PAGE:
In other words, I see the merit of both resorts and absolutely adore both for very different reasons. That said, I think I would choose Disneyland over Walt Disney World 7 / 10 times, and (even though this is blasphemy) when I DO get to Orlando, it's usually with Universal's resort as the "main attraction" and Disney World as a quick refresher trip - I think it's no coincidence that Universal Orlando is practically identical to Disneyland in the ways I mentioned above - small size, unique park placement, "best of" ride collection, etc. Great reflection, though.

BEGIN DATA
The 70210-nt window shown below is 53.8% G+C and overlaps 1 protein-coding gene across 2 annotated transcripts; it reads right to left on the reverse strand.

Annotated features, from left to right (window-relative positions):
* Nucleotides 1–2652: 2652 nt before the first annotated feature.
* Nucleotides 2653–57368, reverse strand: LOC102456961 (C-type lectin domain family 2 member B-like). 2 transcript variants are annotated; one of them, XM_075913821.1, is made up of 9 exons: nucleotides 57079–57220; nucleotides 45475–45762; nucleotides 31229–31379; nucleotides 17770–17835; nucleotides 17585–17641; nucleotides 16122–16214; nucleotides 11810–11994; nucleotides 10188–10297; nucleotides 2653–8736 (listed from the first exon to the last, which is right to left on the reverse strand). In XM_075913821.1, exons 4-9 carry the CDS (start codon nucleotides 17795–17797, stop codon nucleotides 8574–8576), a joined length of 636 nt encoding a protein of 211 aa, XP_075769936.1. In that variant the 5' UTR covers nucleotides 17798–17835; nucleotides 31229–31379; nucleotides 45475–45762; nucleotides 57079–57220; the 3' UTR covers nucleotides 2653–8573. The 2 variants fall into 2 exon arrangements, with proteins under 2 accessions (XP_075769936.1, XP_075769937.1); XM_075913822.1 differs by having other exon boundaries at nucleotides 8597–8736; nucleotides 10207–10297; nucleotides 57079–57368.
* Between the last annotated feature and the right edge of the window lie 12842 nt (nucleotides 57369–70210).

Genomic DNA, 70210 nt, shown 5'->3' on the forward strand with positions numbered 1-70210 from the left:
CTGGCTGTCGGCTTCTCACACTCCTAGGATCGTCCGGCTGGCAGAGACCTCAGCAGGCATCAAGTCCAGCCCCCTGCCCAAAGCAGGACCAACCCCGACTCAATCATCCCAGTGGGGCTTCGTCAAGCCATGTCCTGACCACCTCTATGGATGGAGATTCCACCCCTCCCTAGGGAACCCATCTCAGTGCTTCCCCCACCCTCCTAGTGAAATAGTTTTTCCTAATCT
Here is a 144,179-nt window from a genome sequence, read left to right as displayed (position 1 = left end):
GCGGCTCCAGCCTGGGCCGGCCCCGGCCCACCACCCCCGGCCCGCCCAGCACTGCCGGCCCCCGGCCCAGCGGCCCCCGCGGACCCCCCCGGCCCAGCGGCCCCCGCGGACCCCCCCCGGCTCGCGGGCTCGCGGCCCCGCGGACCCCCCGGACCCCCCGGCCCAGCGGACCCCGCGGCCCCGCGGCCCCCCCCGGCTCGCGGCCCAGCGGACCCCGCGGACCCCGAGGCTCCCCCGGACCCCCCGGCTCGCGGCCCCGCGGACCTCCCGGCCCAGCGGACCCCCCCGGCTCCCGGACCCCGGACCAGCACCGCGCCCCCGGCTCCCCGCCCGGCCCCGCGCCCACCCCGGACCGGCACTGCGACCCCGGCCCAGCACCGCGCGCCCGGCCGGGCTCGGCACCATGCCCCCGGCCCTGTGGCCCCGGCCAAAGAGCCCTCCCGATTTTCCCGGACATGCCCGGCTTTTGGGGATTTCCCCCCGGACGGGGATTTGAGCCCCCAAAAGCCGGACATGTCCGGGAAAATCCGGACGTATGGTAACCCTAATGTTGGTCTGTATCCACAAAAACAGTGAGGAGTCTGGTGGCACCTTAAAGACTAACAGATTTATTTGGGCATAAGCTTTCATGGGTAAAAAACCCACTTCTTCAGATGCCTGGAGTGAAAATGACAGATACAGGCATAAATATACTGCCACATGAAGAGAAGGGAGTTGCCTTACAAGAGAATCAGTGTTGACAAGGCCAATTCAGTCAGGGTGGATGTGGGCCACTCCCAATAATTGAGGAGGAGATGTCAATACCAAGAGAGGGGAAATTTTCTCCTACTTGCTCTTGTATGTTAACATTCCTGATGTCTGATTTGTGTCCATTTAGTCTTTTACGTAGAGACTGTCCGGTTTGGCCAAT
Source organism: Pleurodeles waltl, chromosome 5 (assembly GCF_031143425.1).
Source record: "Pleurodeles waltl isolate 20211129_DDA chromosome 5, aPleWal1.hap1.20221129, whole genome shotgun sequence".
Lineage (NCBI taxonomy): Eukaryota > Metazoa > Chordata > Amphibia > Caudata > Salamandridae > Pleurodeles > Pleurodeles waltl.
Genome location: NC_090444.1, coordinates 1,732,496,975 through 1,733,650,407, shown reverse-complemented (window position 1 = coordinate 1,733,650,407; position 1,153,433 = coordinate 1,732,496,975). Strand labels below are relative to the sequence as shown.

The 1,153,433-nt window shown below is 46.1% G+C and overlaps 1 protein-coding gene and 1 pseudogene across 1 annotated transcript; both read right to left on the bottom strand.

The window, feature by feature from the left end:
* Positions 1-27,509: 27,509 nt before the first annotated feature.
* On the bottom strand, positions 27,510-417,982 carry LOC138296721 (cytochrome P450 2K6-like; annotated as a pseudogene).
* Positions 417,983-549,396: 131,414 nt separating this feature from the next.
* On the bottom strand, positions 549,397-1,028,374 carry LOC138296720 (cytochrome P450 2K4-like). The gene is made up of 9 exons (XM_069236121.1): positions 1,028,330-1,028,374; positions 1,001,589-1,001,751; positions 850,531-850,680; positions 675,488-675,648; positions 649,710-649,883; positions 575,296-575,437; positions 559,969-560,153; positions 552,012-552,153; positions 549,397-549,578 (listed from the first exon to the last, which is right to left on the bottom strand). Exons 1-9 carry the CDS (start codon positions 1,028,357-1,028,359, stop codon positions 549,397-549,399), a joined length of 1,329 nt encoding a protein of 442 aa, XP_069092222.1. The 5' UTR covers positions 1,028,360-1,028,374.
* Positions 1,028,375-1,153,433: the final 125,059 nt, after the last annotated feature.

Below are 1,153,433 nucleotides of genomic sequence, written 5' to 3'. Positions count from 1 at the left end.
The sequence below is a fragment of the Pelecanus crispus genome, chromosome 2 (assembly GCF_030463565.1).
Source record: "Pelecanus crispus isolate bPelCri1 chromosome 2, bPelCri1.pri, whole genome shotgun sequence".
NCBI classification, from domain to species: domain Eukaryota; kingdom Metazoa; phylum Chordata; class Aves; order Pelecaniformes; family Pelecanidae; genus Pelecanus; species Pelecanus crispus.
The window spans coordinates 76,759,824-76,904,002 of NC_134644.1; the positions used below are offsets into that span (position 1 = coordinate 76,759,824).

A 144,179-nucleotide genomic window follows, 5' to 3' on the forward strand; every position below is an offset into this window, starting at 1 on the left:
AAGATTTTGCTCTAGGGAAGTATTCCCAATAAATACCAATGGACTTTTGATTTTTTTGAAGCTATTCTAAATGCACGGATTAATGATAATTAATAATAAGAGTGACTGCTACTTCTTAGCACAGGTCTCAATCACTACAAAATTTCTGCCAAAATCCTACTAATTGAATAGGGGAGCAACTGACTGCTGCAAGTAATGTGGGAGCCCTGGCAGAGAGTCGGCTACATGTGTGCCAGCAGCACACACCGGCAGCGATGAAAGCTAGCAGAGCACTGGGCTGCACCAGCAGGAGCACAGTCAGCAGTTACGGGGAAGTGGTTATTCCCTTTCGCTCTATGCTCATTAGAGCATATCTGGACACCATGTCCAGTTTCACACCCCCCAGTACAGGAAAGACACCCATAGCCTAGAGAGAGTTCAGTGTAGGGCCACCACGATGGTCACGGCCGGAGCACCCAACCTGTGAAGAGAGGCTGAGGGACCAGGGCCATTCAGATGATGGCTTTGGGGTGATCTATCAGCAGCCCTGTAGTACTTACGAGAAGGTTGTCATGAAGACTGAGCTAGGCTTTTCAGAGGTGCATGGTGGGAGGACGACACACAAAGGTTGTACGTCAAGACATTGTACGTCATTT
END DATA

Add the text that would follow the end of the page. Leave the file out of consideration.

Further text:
3. i'm a west coast girl and an annual DLR passholder, but i gotta say that i truly love DLR and WDW equally! they are both magical places that allow me to lose myself in fantasy and fun for the hours i am there. perhaps being a passholder has allowed me the freedom to not worry about going on each and every ride during my visits to DLR - i take the time to stroll around and enjoy the beauty and charm that disneyland is famous for. my best friend and i love to get a snack, sit on a bench near sleeping beauty's castle, and just enjoy the sights, scents, and sounds of disney. no agenda, no rush to fight for a place in line. just another lovely day at the happiest place on the west coast :)